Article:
10. jmag215

    jmag215 Member

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    Thank you for all the advice!!!! Will I notice any difference in better colors, really nice bright greens and reds are hard to get from my 25500
     
  11. MI Bearcat

    MI Bearcat Member

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    I have the HP 260 latex. Is it basically the same generation as the L25500 and I would see the same improvements? I know the warm-up time is drastically reduced but I did not think the quality of the prints was that much different.
     
  12. JBurton

    JBurton Signtologist

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    Everybody says yes, your colors will appear more vibrant. I can't tell for the most part. The guy who installed it said I shouldn't need to double strike any illuminated prints, that I should be able to increase the passes to get enough ink density to have true colors when illuminated, but I haven't had any luck doing one layer of print.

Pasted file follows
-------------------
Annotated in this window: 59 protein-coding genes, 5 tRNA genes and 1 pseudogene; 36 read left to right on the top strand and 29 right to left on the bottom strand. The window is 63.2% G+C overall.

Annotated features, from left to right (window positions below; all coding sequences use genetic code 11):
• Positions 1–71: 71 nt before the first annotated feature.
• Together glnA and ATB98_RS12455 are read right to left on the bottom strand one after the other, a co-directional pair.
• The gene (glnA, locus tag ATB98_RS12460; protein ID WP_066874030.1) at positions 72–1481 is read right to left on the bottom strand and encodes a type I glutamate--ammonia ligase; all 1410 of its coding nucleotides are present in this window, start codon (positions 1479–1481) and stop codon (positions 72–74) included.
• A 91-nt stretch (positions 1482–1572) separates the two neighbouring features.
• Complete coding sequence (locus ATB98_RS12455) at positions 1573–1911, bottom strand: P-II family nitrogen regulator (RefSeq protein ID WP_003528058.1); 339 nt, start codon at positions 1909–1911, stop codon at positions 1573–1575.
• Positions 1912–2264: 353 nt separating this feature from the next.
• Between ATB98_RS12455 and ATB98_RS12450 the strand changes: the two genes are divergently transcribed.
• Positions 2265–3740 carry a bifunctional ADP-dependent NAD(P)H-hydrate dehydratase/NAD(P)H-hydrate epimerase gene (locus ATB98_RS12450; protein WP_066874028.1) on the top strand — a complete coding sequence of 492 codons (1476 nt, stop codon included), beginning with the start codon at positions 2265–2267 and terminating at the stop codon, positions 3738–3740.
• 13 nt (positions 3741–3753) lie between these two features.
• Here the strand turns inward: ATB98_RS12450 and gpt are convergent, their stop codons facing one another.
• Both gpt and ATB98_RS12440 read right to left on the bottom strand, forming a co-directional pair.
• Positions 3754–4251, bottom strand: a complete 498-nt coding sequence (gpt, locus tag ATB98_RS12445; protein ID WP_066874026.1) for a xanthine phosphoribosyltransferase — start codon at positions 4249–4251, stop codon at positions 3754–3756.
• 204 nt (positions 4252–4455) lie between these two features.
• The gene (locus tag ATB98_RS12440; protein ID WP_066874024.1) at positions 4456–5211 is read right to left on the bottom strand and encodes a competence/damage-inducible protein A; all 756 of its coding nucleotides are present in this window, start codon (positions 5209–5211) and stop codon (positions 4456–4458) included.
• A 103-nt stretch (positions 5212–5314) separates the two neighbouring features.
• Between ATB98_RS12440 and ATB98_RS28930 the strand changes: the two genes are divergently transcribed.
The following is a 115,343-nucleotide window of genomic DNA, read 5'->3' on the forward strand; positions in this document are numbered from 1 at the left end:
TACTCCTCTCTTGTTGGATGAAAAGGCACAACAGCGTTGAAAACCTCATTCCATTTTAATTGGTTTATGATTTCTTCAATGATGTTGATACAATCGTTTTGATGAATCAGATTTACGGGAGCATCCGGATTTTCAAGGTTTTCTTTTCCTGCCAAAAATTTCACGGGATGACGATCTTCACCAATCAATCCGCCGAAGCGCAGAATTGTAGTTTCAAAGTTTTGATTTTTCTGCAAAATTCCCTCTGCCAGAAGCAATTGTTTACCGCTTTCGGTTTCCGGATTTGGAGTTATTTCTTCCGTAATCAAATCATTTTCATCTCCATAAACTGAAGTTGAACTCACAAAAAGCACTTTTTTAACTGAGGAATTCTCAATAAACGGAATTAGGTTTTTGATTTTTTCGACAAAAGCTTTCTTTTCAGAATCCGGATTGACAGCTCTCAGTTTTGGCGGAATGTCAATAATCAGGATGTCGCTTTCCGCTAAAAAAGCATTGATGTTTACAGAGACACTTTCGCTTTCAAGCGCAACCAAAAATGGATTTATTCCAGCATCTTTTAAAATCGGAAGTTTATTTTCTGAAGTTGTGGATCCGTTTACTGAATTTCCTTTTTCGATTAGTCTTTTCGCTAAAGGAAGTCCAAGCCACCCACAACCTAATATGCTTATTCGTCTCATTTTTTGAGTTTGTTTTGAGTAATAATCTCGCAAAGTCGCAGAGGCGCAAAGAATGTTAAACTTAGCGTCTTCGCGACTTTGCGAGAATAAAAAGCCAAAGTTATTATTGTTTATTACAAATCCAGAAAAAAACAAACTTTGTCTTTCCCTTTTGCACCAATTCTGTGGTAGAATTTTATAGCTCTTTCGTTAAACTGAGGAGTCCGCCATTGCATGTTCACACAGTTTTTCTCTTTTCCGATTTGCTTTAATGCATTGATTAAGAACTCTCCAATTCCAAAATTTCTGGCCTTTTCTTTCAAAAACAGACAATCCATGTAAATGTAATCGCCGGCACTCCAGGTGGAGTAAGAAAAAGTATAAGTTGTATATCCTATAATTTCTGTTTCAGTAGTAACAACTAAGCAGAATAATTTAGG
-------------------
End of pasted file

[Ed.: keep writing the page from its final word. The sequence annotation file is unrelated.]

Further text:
13. eahicks

    eahicks Magna Cum Laude - School of Hard Knocks

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    YES. When profiled correctly, I get the best reds ever, and I can achieve MANY shades of grey that don't appear greenish or purplish. I won't even print anything that has grey in it on my L260.
     
    • Agree Agree x 1
  14. mlackerman

    mlackerman Premium Subscriber

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    We went from an L26500 (L260) to the L560 about one year ago. I agree with everything said so far and that it is a worthwhile upgrade. One thing I wanted to add is that the 25500 is at the end of support from HP's perspective. I am not sure exactly what this means but according to this blog post (https://blog.lexjet.com/2018/10/08/hp-announces-end-of-life-for-l25500-products/), HP will no longer be selling print heads and ink cartridges for the 25500 after December 31, 2018. If true then this is something to strongly consider.
     
    • OMG / Wow! OMG / Wow! x 1
  15. particleman

    particleman Member